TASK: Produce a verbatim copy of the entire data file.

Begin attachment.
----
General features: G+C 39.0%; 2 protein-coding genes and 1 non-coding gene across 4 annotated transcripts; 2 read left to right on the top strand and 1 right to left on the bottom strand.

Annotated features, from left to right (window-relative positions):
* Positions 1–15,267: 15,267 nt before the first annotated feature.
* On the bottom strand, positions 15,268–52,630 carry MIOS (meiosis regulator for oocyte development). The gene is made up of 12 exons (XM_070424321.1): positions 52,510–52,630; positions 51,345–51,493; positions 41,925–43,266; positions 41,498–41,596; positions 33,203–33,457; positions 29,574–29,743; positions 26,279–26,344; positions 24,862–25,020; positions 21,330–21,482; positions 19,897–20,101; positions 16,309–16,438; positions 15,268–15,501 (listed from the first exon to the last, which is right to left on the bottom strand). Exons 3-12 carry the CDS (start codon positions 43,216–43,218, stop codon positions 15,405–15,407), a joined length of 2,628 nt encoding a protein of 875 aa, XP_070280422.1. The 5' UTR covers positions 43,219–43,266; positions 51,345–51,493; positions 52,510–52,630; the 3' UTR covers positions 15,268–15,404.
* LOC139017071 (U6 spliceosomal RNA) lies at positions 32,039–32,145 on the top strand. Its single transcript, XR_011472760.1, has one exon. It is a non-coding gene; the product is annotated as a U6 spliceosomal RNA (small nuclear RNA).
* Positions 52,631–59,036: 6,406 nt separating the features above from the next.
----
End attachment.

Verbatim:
General features: G+C 39.0%; 2 protein-coding genes and 1 non-coding gene across 4 annotated transcripts; 2 read left to right on the top strand and 1 right to left on the bottom strand.

Annotated features, from left to right (window-relative positions):
* Positions 1–15,267: 15,267 nt before the first annotated feature.
* On the bottom strand, positions 15,268–52,630 carry MIOS (meiosis regulator for oocyte development). The gene is made up of 12 exons (XM_070424321.1): positions 52,510–52,630; positions 51,345–51,493; positions 41,925–43,266; positions 41,498–41,596; positions 33,203–33,457; positions 29,574–29,743; positions 26,279–26,344; positions 24,862–25,020; positions 21,330–21,482; positions 19,897–20,101; positions 16,309–16,438; positions 15,268–15,501 (listed from the first exon to the last, which is right to left on the bottom strand). Exons 3-12 carry the CDS (start codon positions 43,216–43,218, stop codon positions 15,405–15,407), a joined length of 2,628 nt encoding a protein of 875 aa, XP_070280422.1. The 5' UTR covers positions 43,219–43,266; positions 51,345–51,493; positions 52,510–52,630; the 3' UTR covers positions 15,268–15,404.
* LOC139017071 (U6 spliceosomal RNA) lies at positions 32,039–32,145 on the top strand. Its single transcript, XR_011472760.1, has one exon. It is a non-coding gene; the product is annotated as a U6 spliceosomal RNA (small nuclear RNA).
* Positions 52,631–59,036: 6,406 nt separating the features above from the next.